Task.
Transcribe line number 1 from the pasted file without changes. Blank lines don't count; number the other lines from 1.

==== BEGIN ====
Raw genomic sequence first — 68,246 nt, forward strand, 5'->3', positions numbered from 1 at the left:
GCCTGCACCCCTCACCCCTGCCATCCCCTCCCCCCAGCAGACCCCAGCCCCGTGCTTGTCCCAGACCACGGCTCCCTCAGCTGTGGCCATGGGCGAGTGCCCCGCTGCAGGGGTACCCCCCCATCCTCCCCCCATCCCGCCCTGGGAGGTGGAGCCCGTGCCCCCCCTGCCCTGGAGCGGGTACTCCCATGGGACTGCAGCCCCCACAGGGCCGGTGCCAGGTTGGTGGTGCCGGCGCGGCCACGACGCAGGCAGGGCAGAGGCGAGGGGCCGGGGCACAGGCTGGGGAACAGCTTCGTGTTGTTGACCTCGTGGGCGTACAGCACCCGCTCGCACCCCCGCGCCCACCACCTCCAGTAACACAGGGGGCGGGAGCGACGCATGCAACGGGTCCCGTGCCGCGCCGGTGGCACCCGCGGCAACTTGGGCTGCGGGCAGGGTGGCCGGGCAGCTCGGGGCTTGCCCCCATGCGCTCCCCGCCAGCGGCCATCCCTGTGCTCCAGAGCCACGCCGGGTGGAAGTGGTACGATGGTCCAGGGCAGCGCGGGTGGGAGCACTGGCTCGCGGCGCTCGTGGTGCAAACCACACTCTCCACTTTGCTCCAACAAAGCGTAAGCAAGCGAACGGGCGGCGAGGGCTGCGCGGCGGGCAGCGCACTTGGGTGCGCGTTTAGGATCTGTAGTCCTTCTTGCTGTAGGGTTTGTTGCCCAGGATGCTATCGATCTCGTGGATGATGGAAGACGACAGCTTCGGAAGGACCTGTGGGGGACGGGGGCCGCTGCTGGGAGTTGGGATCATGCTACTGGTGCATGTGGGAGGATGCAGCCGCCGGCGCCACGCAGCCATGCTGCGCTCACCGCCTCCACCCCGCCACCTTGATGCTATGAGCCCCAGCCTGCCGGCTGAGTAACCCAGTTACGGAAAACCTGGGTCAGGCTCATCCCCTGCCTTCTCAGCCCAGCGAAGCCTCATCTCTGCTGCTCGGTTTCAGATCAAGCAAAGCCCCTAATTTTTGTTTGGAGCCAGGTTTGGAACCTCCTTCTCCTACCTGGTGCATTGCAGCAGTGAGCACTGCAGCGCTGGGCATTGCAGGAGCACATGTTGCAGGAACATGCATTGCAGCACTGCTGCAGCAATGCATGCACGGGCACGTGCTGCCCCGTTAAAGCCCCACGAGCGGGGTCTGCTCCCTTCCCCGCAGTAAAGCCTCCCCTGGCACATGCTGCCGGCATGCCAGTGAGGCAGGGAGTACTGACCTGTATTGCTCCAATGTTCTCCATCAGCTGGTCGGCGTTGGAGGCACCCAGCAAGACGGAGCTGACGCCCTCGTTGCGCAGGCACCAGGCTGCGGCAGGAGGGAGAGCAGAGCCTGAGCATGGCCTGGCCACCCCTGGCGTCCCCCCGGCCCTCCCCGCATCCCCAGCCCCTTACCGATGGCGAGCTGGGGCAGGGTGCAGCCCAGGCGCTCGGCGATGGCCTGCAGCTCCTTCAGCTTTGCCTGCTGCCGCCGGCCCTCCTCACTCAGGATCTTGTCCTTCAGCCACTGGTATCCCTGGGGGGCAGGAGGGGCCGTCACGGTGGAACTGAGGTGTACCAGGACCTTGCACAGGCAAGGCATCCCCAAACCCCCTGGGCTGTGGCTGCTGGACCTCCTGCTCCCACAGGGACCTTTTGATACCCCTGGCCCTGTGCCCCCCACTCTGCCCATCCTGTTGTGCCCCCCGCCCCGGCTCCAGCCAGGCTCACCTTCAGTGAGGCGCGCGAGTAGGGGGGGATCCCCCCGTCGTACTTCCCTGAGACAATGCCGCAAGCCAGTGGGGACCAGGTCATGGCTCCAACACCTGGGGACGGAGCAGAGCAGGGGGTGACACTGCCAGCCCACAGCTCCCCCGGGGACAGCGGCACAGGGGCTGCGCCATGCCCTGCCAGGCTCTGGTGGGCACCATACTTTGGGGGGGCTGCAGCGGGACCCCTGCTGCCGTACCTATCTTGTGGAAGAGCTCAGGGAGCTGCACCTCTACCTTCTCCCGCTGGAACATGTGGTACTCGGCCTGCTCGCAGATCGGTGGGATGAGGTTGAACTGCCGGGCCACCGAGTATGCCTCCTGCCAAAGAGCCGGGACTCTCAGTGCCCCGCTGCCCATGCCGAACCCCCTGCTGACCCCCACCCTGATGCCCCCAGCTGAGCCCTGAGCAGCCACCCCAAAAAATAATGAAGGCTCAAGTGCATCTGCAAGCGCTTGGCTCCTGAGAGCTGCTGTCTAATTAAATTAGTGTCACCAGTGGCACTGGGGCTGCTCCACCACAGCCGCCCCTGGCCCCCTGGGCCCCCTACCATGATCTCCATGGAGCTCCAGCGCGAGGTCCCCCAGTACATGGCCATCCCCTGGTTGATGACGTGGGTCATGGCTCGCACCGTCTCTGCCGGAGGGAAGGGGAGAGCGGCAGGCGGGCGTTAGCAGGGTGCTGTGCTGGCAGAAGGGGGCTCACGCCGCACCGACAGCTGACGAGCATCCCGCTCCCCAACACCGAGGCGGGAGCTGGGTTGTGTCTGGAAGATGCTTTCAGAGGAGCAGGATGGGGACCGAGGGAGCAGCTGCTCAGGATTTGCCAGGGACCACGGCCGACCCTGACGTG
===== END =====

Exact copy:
Raw genomic sequence first — 68,246 nt, forward strand, 5'->3', positions numbered from 1 at the left: